Today we'll look at the decision, denying institution of a trial for the '492 patent. Again, the decision at this point in the proceeding is basically saying that the arguments aren't even worthy of having a trial for the issues presented.
We're still just talking about the prior art and how it applies to the claim limitation of "scalable address." The reason why oversight is needed for the PTAB Trials Board is because of how differences of opinion, at the pre-institution stage, should be resolved.
Let's look at the Decision in this proceeding. For some reason, the Decision focuses on the idea of padding an address.
So what. Even if "scalability" refers to the size of the address in a frame, the claim recites only a scalable address. Even more bizarre is an earlier reliance on the specification that discusses how an address is used, not what is the address. Importantly, the idea of a global address - that's not really an address as recited in the claim - think of the global address as a way to spam all receivers. Here's the excerpt:
The claim simply recites "a receiver address comprising a scalable address of at least one remote device" - seems like the prior art need only disclose a "receiver address" of a remote device such that the address has some relationship to being "scalable." The specification relied upon in the decision states that the "to" address is scalable, not the receiver address; and the specification is discussing the address frame, not a device address. The claim does not concern how the address appears in a frame. At the very least, this would seem to be an issue that should be decided post-institution in the context of a trial. Right in the specification the answer is clear as day - bytes three through six can be used for the unique transceiver address - meaning there's no debate that the transceiver needs to have a unique address.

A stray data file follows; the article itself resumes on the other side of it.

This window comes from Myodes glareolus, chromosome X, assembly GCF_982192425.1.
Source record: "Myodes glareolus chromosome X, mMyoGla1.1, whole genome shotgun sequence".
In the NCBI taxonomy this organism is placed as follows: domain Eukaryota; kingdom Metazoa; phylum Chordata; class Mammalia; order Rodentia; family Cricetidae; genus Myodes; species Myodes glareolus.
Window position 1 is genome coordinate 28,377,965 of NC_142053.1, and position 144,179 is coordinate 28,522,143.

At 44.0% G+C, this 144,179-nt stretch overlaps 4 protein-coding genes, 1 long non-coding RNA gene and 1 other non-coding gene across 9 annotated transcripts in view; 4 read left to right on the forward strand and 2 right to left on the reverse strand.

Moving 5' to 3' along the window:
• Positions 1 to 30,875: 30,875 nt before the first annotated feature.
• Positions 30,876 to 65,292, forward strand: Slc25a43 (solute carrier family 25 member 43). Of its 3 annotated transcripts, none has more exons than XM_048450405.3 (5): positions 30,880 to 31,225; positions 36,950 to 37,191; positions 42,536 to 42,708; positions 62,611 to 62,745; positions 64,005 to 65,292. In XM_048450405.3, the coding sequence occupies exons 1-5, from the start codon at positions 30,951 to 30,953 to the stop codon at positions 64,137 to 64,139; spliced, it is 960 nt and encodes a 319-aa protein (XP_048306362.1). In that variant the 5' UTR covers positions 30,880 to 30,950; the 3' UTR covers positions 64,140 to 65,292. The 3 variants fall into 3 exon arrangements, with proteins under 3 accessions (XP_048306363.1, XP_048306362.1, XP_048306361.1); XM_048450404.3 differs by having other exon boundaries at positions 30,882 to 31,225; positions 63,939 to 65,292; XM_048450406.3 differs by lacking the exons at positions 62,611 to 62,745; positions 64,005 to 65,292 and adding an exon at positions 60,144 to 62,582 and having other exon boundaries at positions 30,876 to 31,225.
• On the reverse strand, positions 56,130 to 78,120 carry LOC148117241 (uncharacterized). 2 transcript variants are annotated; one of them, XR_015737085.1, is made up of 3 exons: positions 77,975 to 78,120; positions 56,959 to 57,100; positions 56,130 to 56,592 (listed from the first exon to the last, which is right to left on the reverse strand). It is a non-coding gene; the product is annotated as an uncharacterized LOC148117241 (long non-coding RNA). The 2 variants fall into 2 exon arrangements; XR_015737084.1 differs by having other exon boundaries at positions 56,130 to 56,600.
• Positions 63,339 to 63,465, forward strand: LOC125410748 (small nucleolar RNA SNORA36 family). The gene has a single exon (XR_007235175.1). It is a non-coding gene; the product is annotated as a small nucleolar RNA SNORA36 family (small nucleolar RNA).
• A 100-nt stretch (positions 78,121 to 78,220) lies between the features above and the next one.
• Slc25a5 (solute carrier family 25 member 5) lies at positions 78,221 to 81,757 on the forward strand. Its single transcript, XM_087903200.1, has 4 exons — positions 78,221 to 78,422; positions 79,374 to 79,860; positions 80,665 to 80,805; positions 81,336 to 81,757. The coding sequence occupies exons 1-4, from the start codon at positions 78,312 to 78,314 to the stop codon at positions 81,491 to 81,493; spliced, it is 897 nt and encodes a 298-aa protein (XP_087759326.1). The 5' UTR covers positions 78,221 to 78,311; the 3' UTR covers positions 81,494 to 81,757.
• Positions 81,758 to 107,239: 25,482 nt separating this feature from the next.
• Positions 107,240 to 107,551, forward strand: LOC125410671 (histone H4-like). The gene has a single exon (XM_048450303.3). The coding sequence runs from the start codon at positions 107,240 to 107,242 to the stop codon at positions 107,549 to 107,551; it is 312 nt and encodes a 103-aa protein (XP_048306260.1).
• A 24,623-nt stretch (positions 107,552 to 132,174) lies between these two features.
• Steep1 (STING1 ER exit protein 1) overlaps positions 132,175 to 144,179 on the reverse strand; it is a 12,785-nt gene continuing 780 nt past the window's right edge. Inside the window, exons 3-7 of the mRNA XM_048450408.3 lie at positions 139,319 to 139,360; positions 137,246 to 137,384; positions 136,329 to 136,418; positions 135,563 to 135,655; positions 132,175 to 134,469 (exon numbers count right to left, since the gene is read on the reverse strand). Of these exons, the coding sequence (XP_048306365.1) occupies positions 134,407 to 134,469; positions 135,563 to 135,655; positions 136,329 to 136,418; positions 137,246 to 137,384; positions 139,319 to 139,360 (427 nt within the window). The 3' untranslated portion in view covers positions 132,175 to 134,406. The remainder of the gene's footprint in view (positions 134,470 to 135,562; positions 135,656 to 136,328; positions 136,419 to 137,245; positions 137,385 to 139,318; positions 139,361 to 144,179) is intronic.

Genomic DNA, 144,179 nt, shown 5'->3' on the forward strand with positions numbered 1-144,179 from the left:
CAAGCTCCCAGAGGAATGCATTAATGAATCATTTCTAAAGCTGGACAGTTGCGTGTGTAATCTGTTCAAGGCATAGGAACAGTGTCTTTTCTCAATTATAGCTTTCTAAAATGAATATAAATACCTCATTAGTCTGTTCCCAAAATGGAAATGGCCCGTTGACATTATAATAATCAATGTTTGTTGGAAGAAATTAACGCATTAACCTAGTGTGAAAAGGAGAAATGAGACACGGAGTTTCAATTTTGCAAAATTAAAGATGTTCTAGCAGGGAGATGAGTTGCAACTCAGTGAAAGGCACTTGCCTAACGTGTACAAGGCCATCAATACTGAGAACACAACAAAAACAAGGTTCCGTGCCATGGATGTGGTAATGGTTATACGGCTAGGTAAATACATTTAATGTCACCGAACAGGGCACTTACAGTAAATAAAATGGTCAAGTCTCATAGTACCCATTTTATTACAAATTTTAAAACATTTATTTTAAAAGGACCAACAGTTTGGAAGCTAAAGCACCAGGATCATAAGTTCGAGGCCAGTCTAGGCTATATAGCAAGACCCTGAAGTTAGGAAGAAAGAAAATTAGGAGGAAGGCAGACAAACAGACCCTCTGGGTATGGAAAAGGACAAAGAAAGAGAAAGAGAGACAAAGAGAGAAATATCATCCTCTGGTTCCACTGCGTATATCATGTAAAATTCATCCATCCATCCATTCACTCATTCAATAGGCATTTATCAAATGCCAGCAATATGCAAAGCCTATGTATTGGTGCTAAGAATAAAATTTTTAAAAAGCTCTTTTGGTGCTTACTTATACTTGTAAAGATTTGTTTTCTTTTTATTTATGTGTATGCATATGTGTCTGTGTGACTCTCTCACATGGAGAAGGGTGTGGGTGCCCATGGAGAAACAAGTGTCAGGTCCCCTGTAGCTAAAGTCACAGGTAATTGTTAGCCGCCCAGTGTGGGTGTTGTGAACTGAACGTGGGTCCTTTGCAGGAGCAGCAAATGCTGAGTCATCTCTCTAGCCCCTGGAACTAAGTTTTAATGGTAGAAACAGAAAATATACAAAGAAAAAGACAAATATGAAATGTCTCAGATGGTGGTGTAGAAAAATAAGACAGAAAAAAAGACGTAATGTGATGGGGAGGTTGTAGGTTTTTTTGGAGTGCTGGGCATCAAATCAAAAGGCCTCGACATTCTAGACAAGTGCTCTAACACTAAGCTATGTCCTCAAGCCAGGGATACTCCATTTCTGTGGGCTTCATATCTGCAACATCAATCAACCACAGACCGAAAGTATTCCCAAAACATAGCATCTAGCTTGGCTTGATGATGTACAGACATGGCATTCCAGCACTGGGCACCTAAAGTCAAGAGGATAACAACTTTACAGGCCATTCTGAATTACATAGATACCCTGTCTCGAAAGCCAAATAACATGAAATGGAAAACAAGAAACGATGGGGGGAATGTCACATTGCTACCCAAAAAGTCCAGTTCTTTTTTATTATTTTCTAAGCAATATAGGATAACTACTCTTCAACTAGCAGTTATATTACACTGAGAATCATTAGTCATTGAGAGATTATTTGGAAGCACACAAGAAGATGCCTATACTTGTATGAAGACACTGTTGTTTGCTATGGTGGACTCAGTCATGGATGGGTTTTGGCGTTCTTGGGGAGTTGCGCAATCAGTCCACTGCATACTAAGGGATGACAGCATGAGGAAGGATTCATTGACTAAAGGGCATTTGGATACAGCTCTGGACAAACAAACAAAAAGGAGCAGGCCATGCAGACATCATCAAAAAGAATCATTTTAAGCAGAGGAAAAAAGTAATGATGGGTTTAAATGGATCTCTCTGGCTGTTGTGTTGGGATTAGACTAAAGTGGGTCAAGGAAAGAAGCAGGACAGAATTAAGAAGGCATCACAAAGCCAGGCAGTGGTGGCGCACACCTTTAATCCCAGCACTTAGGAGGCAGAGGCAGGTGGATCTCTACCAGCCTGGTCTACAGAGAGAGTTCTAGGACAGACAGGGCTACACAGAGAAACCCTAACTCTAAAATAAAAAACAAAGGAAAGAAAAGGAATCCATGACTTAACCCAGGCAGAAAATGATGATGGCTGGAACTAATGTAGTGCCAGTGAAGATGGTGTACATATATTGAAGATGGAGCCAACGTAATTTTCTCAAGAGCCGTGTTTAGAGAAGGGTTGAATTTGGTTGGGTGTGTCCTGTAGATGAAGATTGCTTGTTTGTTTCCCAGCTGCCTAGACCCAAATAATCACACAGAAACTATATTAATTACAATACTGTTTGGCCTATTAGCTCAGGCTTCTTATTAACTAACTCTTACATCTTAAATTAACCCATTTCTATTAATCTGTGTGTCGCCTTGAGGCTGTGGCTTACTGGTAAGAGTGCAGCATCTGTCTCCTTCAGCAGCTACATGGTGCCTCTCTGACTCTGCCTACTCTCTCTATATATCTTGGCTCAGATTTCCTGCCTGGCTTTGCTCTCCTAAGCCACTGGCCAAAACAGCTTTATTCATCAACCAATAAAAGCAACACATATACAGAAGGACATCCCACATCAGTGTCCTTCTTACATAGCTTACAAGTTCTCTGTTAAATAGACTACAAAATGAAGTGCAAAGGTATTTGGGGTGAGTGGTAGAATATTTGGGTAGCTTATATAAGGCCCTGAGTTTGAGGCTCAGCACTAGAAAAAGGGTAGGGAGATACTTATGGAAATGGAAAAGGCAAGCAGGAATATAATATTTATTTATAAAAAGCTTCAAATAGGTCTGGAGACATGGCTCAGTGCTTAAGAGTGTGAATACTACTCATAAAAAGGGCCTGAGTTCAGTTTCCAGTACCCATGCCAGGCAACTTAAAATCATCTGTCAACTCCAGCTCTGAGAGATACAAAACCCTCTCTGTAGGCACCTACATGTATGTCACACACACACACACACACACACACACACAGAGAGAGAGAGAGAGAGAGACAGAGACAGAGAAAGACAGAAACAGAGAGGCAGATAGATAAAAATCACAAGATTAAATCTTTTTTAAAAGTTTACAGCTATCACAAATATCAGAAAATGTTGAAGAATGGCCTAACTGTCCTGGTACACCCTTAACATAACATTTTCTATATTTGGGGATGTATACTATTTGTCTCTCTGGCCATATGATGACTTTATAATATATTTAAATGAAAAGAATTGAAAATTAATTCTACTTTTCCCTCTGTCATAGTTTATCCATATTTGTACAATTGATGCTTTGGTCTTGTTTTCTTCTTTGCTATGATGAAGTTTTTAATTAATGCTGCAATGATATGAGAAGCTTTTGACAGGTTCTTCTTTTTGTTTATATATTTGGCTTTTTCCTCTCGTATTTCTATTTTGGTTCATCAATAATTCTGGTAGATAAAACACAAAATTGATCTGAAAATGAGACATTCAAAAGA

The real problem is not as much with the Board Decision, except that the conclusion was wrong, but rather the claim is complete junk. The claim should be written differently. What was probably intended was something such as
a scalable address comprising a receiver address of at least one remote device
The specification is quite clear that the receiver address is NOT scalable. The address is fixed and unique. An issue that could be addressed in the context of a TRIAL. But instead, the Decision concludes that no trial is warranted because of the erroneous focus on how the prior art does not reach the use of an address in a frame of a message; an issue that is not found in the adopted interpretation of the phrase "scalable address."
That's why oversight is needed. To correct misunderstandings. There's enough in the Petition describing the prior art that a trial should be held, i.e., a trial should be instituted to see who is correct. The prior art shows the the receiver address is not only distinct, but also that the number of address characters can vary for different devices. That should be enough to show a "scalable address" within the confines of the statute.
The conclusion of the Decision makes little sense even after all this time: